By Felix Imonti
While the West tries to preserve the power and the glory of another time, the people with the plans and the determination to reshape the world are in Beijing and Moscow.
It has been a gradual, cautious journey from obscurity to the second most important currency in the world. The Chinese yuan achieved that standing at the end of 2013.
According to the Society for Worldwide Interbank Financial Telecommunication, the yuan held an 8.66 percent share of letters of credit and collections in October, compared with 6.64 percent for the euro. China, Hong Kong, Singapore, Germany and Australia were the top users of yuan in trade finance.
The milestone achievement was followed in March with the Chinese agreeing to the establishment of clearing banks in London and Frankfort to make trade in yuan a normal part of international commerce. These new facilities expand the trading of the yuan beyond Shanghai and Hong Kong and indicate a careful selection of the expanding role of the currency.
London is a major financial center and accounts for 62 percent of foreign exchange trade. Germany is the fourth largest economy in the world and an important trading partner.
The journey to the heights began in 2005 when the People’s Bank of China (PBOC) began a controlled float of the yuan against the U.S. dollar. Over nine years, the yuan has appreciated about 35 percent.
At the beginning of its development, China had adopted a model employed by Japan, South Korea, and Taiwan to promote rapid economic growth. The three models had used international trade, especially with the United States, to provide markets for goods at the lower end of the manufacturing sector. It required a plentiful, low cost labor force for labor-intensive manufacturing and an underpriced currency.
By 2005, the first phase of the rapid economic expansion had been achieved. Low-cost, unskilled labor producing cheap goods was being replaced by higher paid, skilled workers who were moving steadily up the economic ladder by producing higher quality goods.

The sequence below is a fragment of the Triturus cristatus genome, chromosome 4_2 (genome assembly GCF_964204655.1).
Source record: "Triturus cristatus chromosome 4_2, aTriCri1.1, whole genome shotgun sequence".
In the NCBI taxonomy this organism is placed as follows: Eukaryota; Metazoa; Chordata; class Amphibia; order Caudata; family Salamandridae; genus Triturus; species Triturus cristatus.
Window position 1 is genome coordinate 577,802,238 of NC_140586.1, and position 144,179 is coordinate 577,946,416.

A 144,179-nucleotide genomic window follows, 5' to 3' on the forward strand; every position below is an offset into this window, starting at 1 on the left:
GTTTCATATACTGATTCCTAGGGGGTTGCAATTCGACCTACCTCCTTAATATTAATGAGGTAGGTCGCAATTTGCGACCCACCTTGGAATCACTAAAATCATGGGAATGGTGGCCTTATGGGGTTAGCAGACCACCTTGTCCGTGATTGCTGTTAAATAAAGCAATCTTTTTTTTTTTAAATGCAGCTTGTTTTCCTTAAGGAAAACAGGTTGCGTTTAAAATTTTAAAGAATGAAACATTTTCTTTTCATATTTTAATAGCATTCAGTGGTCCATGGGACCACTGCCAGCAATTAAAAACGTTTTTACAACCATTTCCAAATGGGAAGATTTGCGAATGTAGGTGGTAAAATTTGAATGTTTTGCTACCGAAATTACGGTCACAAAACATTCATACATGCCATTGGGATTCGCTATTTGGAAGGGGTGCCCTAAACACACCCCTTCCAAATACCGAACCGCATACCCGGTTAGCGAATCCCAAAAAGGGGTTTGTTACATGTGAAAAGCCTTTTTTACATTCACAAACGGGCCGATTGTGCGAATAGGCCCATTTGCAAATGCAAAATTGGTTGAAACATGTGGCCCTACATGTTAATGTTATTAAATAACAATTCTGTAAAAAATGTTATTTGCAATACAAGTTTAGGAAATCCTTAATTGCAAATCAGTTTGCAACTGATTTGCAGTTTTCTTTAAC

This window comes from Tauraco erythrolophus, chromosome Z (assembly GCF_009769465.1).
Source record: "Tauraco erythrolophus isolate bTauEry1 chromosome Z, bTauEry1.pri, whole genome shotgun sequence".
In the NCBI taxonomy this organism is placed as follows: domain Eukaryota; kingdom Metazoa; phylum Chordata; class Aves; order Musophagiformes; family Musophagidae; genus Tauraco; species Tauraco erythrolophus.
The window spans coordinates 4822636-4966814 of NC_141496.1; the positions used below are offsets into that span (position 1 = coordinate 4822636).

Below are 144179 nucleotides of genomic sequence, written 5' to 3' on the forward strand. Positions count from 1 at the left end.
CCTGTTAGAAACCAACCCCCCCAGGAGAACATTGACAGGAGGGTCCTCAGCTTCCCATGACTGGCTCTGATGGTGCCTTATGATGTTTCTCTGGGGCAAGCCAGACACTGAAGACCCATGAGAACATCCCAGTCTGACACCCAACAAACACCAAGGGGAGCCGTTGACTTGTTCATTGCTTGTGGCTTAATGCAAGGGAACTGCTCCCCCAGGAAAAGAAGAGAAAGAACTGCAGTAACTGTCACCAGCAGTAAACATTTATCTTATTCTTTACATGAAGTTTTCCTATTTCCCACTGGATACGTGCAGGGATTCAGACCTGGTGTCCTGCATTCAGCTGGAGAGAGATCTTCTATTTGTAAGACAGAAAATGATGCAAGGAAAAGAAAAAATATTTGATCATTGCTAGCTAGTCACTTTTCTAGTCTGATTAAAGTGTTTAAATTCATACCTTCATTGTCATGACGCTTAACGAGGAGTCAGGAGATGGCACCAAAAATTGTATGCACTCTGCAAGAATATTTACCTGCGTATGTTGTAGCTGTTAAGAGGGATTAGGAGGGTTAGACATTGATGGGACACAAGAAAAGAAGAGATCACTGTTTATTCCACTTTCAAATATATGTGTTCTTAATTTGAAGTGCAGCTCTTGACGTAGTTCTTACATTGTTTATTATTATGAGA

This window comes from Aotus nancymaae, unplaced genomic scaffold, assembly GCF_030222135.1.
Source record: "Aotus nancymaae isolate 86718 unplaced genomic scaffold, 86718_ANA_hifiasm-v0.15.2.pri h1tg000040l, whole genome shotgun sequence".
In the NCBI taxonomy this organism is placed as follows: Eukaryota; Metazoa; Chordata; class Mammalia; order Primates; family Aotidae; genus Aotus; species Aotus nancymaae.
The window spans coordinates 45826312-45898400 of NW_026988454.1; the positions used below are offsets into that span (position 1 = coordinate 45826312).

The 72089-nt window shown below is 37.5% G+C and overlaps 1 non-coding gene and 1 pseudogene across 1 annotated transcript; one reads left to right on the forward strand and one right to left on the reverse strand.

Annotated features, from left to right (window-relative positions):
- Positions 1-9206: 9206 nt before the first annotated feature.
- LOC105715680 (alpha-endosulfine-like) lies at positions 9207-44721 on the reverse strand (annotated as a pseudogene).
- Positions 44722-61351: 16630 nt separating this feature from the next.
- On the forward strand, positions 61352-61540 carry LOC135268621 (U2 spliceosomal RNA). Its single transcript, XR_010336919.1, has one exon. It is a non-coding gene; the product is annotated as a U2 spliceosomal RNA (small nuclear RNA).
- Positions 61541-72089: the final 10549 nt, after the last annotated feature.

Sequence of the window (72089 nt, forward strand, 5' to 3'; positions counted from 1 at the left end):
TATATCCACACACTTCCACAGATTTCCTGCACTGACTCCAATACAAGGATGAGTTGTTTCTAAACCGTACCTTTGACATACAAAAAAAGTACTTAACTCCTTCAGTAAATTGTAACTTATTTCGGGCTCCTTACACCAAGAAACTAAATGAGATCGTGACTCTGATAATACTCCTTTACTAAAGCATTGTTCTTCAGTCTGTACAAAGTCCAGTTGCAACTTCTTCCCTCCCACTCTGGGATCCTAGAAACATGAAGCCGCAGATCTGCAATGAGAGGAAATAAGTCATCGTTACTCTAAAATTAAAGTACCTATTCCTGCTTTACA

An undervalued currency was creating inflationary pressure internally and diplomatic strains internationally. The float was intended to reduce both problems. What developed was the secondary effect of creating the beginnings of a yuan bloc with Singapore, Thailand, Malaysia, and the Philippines tying their currencies with a soft peg to the yuan. The peg was hardened in 2009 and South Korea as well as Indonesia joined the bloc.
The informal grouping was not dictated by Beijing. It was simply the recognition by the members that their trade relations with China were more important than relations with the United States. By having their currencies moving at the same rate as the yuan against the dollar, one factor of uncertainty has been removed from the trade.
At the same time, the dollar remains, for the bloc members, the currency in which international loans and other financial arrangements are transacted. Unlike the U.S. dollar, in which 87 percent of trade is financed, or the pound, the euro, the Swiss franc, and the Canadian dollar, the yuan lacks the liquid government bond market that is essential to enable it to be used as a reserve currency. It is the only one of the largest six economies that does not qualify as a reserve currency.
Since mid-2010, the Renminbi trade settlement scheme introduced currency swaps with some 23 trading partners from Iceland to Japan. Because of the steady appreciation of the yuan, foreign buyers have been reluctant to buy in the Chinese currency that will cost more in the future. Only 17 percent of trade has switched to the yuan.
The arrangement is the closest that the PBOC has come officially to the establishment of a reserve currency, but it may no longer be up to the PBOC to decide. Forty various central banks have begun holding yuan, and by doing so, creating a reserve currency even before China has allowed it to float freely.
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